Polk County Wills and Estates available to members of Georgia Pioneers
- 1854 to 1880
- 1878 to 1884
- From Newspapers 1885-1886
Indexes to Probate Records
- Will Bk A, 1848-1936, includes Wills, Letters of Administrations, Letters of Guardianship
- Annual Returns and Vouchers (1860-1893)
Digital Images of Polk County Wills (1848 to 1911)Ammons, Jesse | Atkins, Joel | Ayres, John | Ayres, Moses | Bobo, Letty | Bray, Edmund | Brewster, Hugh | Brooks, Alexander | Brooks, Chivers | Brown, Leannah | Burge, Adolphus | Butts, Joel | Camp, Hosea | Cantrell, R. C. | Carden, Charles | Carnes, John | Carter, Ezekiel | Carter, Rawley | Chisolm, Thomas | Davitte, John | Dawson, John | Devaney, Mary | Davis, Eli | Davis, Israel | Dempsey, James | Drummond, Henry | Drummond, William | Everitt, Alexander | Fambro, Urban | Forister, Sarah | Gibson, Springer | Golding, J. B. | Greenwood, John | Griffin, David | Heslip,David | Heston, John | Hogg, William | Hopper, Jonathan | Hutchings, Robert | Ingraham, Thomas | James, James | Jenkins, William | Johnson, Allen | Jones, John | Lowe, Andrew | Lumpkin, Annis | Marlin, Martin | Mason, Sarah | McGrady, Silas | McIntire, D. W. | Mize, James | Morgan, G. W. | Morgan, Joseph | Morgan, Joseph Adolphus | Morrison, David | Moseley, Benjamin | Ossert, Vincent | Owen, William | Parham, John | Peek, William | Phillips, Henry | Prior, Asa | Sockwell, Thomas | Swanson,James | Terrell, Joel | Thompson, Ephraim | Trotter, Mary | Walthall, Susan | Watts, H. H. | Webster, Reubin | West, George | West, James | Whatley, Wilson | Whitehead,James | Willingham,James | Wilson, Samuel | Wood, John | Wright, William | Wynn, Robert | Young, Augustus | Young, Robert
- Simerville to Guess (deed)
- Summerville to Jones (deed)
Polk County Families
History Explains EverythingThe detective work of the genealogist is never complete. The reason is that there are so many questions concerning where they resided, origins, and the reason that they were on the move. The answers are embedded in history. A perusal of a local church cemetery provides such answers on tombstone inscriptions, as chlorea, dystentary and other diseases which swept across the communities of early settlers. Other sources are military records, such as the local militia frequently called out to fight Indians. Or, was it the Revolutionary War when people left home for three-month spans to fight the enemy and afterwards took up land elsewhere? There were primitive forts throughout Georgia all during the period in which white settlers were taking up bounty grants. Several forts had the name of Fort Defiance. An exhaustive search discovers that one during the War of 1812 was located near the Jasper-Jones County Line. Consider Colonel Benjamin Hawkins and his published account as the Indian Agent south of Macon. There were several "camps" and "forts"s; in regions where the population needed protection. Another Fort Defiance, during the same war, was situated at Sunbury when Naval forces protected this harbor. These forts, as well as others, are mentioned in the name catalog at the Georgia State Archives which denote military references to where people were serving. However, just writing down these remarks is not enough. One needs to do some research on finding these places because it provides more of a historical insight into the lives of our ancestors who came to America during critical times. And there is a story behind it.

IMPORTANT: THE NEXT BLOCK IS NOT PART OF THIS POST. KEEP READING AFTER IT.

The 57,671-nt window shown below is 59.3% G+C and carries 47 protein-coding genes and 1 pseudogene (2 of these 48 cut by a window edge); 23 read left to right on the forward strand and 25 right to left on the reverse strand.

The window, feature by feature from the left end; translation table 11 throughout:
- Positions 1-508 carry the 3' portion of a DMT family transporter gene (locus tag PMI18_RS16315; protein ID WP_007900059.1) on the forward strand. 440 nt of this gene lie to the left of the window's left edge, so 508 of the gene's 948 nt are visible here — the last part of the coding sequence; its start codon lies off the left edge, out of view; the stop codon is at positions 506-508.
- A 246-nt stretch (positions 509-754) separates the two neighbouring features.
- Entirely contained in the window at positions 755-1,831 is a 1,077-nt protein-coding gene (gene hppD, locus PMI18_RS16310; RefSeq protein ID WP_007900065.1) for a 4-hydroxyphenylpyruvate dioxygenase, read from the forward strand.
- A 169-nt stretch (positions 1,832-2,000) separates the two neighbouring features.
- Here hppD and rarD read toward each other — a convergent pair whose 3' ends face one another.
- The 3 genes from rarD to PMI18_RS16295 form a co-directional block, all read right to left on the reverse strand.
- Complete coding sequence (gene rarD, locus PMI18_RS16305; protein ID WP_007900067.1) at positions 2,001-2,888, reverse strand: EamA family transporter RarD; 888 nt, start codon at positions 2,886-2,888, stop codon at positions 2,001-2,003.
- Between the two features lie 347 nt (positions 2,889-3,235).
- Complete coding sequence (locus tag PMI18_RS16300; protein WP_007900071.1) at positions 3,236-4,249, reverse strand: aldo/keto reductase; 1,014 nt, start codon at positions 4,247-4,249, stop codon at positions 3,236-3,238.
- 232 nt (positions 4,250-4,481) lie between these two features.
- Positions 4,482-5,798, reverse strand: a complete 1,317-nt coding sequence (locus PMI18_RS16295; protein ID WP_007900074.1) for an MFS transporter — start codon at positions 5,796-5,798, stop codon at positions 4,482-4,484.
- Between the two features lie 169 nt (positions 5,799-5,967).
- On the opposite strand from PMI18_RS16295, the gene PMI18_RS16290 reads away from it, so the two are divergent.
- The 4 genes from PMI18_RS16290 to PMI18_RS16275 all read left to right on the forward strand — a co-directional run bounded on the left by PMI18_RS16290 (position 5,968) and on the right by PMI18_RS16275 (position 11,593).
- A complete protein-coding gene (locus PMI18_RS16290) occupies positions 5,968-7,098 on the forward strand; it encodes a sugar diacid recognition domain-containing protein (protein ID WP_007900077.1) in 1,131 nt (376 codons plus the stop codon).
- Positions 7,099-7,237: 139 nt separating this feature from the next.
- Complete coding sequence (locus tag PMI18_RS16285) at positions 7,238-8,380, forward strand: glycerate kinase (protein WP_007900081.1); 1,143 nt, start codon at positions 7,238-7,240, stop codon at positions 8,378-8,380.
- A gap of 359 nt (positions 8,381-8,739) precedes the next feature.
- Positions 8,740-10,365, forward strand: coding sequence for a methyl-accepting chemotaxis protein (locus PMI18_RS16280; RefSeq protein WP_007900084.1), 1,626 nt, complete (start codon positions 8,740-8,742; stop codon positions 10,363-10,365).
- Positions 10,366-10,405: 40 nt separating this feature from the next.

Names of Families in Polk County Wills, Estates, MarriagesPolk was created in 1851 from Paulding and Floyd Counties. Early settlers: David Heslip, Robert Hutchings, Edmund Bray, Vincent Ossert, George West, John Jones.
Inferior Court Records are Important to Finding AncestorsThe records kept at court houses are invaluable to discovering the ancestors. That is because the records include written evidence into the affairs of families. Written, signed and witnessed. That is why a thorough examination of all of those books is so important. Old wills and estates include the names of neighbors, friends and relatives. Those are the neighbors, signing and witnessing. Deeds, Marriages, Wills, Inventories, Sales, Annual Returns, Tax Digests, etc. should be examined. Inferior Court Minutes is an interesting book which contains records of those called to work on roads, descriptions of places, local politics, neighbors, etc. There is a certain feel of the past when reading the entire record concerning everyone in the neighborhood. An examination of local graveyards provides even more data, and if we look closely, there are clues as to whom the daughters married.